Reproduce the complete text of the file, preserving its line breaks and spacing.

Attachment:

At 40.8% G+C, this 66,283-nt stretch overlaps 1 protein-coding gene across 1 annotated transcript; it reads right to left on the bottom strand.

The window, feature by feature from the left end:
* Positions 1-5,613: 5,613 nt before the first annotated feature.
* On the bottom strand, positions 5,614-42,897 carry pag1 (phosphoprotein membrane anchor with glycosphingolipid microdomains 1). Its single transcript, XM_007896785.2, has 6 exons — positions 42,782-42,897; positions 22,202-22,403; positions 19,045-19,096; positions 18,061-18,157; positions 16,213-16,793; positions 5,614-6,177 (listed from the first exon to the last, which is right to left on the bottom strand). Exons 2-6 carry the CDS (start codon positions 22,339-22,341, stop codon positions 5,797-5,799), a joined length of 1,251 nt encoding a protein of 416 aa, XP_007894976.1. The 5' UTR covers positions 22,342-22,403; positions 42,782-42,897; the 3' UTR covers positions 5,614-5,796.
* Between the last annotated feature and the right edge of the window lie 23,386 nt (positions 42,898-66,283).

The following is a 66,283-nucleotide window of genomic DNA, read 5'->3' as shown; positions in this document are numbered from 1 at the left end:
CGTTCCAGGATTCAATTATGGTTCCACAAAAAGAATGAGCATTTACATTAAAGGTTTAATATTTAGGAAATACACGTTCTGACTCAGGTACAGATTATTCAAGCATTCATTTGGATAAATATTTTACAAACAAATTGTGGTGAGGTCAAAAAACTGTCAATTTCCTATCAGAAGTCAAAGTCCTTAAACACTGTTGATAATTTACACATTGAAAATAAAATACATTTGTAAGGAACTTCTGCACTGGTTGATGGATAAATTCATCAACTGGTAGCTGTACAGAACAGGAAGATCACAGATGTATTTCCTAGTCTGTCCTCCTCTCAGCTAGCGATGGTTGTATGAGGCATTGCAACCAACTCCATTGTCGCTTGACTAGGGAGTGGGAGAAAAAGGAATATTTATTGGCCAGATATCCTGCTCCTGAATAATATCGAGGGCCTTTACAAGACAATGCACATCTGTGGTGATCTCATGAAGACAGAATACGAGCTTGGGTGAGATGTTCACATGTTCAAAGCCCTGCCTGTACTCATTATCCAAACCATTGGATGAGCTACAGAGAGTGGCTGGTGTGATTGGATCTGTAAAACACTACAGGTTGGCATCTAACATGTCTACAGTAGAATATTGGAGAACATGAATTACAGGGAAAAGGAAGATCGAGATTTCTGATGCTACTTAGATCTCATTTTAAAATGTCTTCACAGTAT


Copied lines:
At 40.8% G+C, this 66,283-nt stretch overlaps 1 protein-coding gene across 1 annotated transcript; it reads right to left on the bottom strand.

The window, feature by feature from the left end:
* Positions 1-5,613: 5,613 nt before the first annotated feature.
* On the bottom strand, positions 5,614-42,897 carry pag1 (phosphoprotein membrane anchor with glycosphingolipid microdomains 1). Its single transcript, XM_007896785.2, has 6 exons — positions 42,782-42,897; positions 22,202-22,403; positions 19,045-19,096; positions 18,061-18,157; positions 16,213-16,793; positions 5,614-6,177 (listed from the first exon to the last, which is right to left on the bottom strand). Exons 2-6 carry the CDS (start codon positions 22,339-22,341, stop codon positions 5,797-5,799), a joined length of 1,251 nt encoding a protein of 416 aa, XP_007894976.1. The 5' UTR covers positions 22,342-22,403; positions 42,782-42,897; the 3' UTR covers positions 5,614-5,796.
* Between the last annotated feature and the right edge of the window lie 23,386 nt (positions 42,898-66,283).

The following is a 66,283-nucleotide window of genomic DNA, read 5'->3' as shown; positions in this document are numbered from 1 at the left end:
CGTTCCAGGATTCAATTATGGTTCCACAAAAAGAATGAGCATTTACATTAAAGGTTTAATATTTAGGAAATACACGTTCTGACTCAGGTACAGATTATTCAAGCATTCATTTGGATAAATATTTTACAAACAAATTGTGGTGAGGTCAAAAAACTGTCAATTTCCTATCAGAAGTCAAAGTCCTTAAACACTGTTGATAATTTACACATTGAAAATAAAATACATTTGTAAGGAACTTCTGCACTGGTTGATGGATAAATTCATCAACTGGTAGCTGTACAGAACAGGAAGATCACAGATGTATTTCCTAGTCTGTCCTCCTCTCAGCTAGCGATGGTTGTATGAGGCATTGCAACCAACTCCATTGTCGCTTGACTAGGGAGTGGGAGAAAAAGGAATATTTATTGGCCAGATATCCTGCTCCTGAATAATATCGAGGGCCTTTACAAGACAATGCACATCTGTGGTGATCTCATGAAGACAGAATACGAGCTTGGGTGAGATGTTCACATGTTCAAAGCCCTGCCTGTACTCATTATCCAAACCATTGGATGAGCTACAGAGAGTGGCTGGTGTGATTGGATCTGTAAAACACTACAGGTTGGCATCTAACATGTCTACAGTAGAATATTGGAGAACATGAATTACAGGGAAAAGGAAGATCGAGATTTCTGATGCTACTTAGATCTCATTTTAAAATGTCTTCACAGTAT